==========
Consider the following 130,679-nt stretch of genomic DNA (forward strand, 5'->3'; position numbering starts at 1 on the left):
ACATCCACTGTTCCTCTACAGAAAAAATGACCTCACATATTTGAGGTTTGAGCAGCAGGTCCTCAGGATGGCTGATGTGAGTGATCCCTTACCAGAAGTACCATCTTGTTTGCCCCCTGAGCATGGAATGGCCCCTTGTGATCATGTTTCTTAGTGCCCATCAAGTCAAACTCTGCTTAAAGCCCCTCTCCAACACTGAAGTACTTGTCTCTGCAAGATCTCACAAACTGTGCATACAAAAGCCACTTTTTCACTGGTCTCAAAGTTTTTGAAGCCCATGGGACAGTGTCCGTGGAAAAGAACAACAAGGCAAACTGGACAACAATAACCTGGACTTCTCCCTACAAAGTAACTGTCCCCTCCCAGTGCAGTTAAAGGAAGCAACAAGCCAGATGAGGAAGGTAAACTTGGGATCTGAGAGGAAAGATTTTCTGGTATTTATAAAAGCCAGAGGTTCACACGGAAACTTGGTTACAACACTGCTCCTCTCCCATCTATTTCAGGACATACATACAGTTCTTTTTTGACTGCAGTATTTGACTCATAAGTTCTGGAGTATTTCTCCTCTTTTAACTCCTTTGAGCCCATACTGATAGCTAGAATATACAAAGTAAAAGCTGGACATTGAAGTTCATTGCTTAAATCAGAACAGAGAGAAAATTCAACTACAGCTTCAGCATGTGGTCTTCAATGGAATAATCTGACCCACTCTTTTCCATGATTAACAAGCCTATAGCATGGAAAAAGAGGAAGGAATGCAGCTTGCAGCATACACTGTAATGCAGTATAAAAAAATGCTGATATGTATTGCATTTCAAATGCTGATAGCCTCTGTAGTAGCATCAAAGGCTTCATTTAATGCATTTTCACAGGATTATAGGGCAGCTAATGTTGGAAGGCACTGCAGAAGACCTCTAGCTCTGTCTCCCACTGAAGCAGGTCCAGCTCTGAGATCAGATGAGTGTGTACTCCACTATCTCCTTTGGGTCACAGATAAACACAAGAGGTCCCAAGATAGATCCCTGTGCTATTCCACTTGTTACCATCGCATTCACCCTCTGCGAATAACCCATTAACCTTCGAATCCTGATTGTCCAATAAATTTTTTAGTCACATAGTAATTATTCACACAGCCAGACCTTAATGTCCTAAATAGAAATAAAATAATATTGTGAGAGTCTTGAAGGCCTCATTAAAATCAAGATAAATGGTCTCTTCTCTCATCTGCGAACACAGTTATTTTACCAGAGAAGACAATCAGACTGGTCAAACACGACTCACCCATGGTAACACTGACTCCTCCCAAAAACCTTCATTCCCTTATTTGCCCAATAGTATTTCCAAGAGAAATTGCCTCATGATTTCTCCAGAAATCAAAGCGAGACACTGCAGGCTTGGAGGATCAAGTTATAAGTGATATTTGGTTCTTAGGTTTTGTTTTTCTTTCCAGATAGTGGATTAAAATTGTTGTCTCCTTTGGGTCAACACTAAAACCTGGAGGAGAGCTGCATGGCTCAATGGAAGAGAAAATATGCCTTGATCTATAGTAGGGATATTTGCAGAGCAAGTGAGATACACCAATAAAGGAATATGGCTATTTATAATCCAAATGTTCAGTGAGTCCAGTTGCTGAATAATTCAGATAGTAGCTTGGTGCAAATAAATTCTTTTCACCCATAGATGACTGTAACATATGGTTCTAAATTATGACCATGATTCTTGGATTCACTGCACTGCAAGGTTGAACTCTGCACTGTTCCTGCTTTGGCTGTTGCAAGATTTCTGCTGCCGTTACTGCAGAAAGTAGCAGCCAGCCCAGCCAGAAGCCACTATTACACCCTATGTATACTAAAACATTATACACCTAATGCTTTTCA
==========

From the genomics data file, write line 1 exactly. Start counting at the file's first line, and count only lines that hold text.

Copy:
Consider the following 130,679-nt stretch of genomic DNA (forward strand, 5'->3'; position numbering starts at 1 on the left):